With the latest expansion, Battlefront is finally a full game.
It may sound cynical to say that Star Wars Battlefront has been playing catch-up with its expectations for almost a year now, but for many fans this sentiment is very real. Simultaneously praised for its accuracy and polish, yet critiqued for its lack of substantial gameplay, the quality of Battlefront has been in debate since its launch. With the latest expansion, The Death Star, the once-sparse game has added a wealth of new options and modes, but is it too little, too late?
First, the new features. Death Star includes five new maps, designed around the ominous space station. Each one is gorgeously rendered to match the original design of the films, maintaining the game’s devotion to high quality graphics. Two new heroes hit the scene, the heroic Chewbacca and the crafty Bossk. A new mode, built around the attack and destruction of the Death Star by the Rebels, adds an interesting, multi-level campaign to the game. Finally, an offline skirmish mode allows for a true (though still limited) single player experience. With all of these new additions, it’s easy to see why the Death Star expansion is being hailed as a revitalizing shot to the game. Fortunately, it lives up to most of that reputation, but still falls short in a few areas.
First the good: the Death Star levels are accurate to a bolt representations of the massive space station, from its craggy exterior to the polished black metal inside. With a swelling musical score and tense close quarters combat, the interior provides for a lot of run and gun gameplay. The exterior, obviously used for space battles, is fun and massive, though a little bare for obstacles (except for brave pilots daring a trench run, described below). Even the subtraction of the ‘no-helmet’ option for Stormtroopers helps give the game a true-to-the-movies feel…up until Bossk and The Emperor must stop R2D2 from escaping the Death Star with plans for…the Death Star? Admittedly, the game still eventually feels more like a child smashing action figures together than a narrative, but at least at this point it’s expected.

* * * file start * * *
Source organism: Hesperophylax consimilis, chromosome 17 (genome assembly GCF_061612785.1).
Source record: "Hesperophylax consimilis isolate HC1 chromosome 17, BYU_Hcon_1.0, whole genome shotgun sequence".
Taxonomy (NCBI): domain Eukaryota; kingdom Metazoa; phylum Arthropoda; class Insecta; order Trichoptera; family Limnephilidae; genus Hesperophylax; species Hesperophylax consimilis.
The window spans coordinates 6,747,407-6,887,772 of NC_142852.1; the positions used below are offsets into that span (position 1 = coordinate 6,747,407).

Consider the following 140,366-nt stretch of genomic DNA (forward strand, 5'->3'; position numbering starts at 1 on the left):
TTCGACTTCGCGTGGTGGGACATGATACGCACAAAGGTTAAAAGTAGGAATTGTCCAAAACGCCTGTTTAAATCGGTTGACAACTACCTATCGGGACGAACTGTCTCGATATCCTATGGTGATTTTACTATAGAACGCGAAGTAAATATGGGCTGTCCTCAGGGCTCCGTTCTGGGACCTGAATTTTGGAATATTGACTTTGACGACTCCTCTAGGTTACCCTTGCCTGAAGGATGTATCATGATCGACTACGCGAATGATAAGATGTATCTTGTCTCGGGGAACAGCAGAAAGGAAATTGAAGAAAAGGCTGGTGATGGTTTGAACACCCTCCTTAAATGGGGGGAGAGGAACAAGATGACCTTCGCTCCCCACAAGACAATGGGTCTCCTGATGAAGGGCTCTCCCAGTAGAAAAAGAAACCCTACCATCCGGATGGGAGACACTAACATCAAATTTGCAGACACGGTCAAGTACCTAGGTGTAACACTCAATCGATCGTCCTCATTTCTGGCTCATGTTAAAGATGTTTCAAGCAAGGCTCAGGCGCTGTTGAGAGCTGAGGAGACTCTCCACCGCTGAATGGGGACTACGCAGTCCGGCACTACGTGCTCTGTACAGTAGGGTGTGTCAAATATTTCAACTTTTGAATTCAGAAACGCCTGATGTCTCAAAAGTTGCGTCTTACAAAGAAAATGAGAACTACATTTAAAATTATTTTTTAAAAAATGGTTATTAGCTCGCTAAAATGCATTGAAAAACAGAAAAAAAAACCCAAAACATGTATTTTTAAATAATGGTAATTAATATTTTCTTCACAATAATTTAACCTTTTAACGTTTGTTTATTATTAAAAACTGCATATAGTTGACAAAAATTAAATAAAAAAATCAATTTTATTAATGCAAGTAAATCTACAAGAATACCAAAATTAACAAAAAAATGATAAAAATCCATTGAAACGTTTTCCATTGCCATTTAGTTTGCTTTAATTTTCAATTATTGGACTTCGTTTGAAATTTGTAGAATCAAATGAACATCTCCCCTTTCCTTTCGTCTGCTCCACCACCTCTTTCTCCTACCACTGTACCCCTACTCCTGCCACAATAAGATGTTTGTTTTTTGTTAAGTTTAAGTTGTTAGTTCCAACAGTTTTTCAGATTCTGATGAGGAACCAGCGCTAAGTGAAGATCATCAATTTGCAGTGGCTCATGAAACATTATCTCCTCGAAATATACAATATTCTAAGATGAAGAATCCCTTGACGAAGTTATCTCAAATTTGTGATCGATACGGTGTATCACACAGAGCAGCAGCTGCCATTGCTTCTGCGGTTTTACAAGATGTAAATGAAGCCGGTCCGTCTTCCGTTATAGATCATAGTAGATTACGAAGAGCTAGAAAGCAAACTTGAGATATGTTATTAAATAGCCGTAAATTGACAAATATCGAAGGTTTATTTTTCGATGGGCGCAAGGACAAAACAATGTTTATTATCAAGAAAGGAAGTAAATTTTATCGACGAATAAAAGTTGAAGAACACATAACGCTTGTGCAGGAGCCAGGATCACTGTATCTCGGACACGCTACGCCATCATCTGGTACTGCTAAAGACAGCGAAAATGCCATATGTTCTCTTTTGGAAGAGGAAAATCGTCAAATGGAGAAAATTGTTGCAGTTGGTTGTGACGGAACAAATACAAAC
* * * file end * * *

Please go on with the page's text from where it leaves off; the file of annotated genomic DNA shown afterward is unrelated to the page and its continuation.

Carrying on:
Besides the design, the new mode, Battle Station, is a fantastic three-part battle consisting of both space and soldier fights. It also introduces Battlefront’s first ever space battle map…which now that we’re talking about it, has been a nonsensically missing part of the game for a year now. In Battle Station, the Rebels must attempt to take down a Star Destroyer, rescue R2D2 from the Death Star detention ward, and finally blow up the space station itself. The Imperials, true to form, just have to throw as many bodies at them as possible until time runs out. Though the middle section, the rescue, usually devolves into random grenade hurling, the first and third section are fantastic. Actually having to navigate the twists and turns of the Death Star trench is something most players haven’t really encountered, and there’s an awesome sense of satisfaction in taking down a Star Destroyer as a squad of Rebel pilots. It’s a shame this is the only multi-part mode available, because it shows how great they could have been.
Also worth noting is that both Chewbacca and Bossk seem to be fairly well balanced, and neither throws the gameplay off so far as to become an ‘always picked’ option. The offline skirmish mode is a nice addition, though at this point I don’t know how many players are still hoping for a couch co-op out of this title. Finally, the new Partner system rewards bonuses for acting as a team, though good luck getting anyone in a space battle to do much more than fly randomly into the side of a wall.
Onto space battles, and the lacking parts of the expansion. Sure, the addition of both Red 5 (Luke’s X Wing) and Vader’s Advance Tie are nice for space warfare, and in fact, their ability to spawn ‘wingmen’ is a nice touch and can lead to some really fun skirmishes. However, the clamor to add more than two piloted ships per side has gone completely ignored by EA. What’s worse, there are now powerups that spawn AI controlled versions of the Y-Wing, B-Wing, Tie Defender, and Tie Bombers. Which means that these models are in the game, fully developed, and simply will never be played by actual players. With a new set of heroes every expansion, it’s almost inexcusable that the space battles, arguably one of the most important parts of Star Wars, go without any real improvements. In fact, changes to the loadouts of the current ships do little to upset the lack of balance Rebel pilots still have over the flimsy TIE fighters.
Despite lacking updates where it needs them, The Death Star expansion delivers enough content to bring the entire game back into the ‘good to own’ category. As soon as a ‘complete edition’ is released, Battlefront can go back to being a well-recommended title. It’s just a shame that EA had to play the long game so far out that it’s taken a year to get there.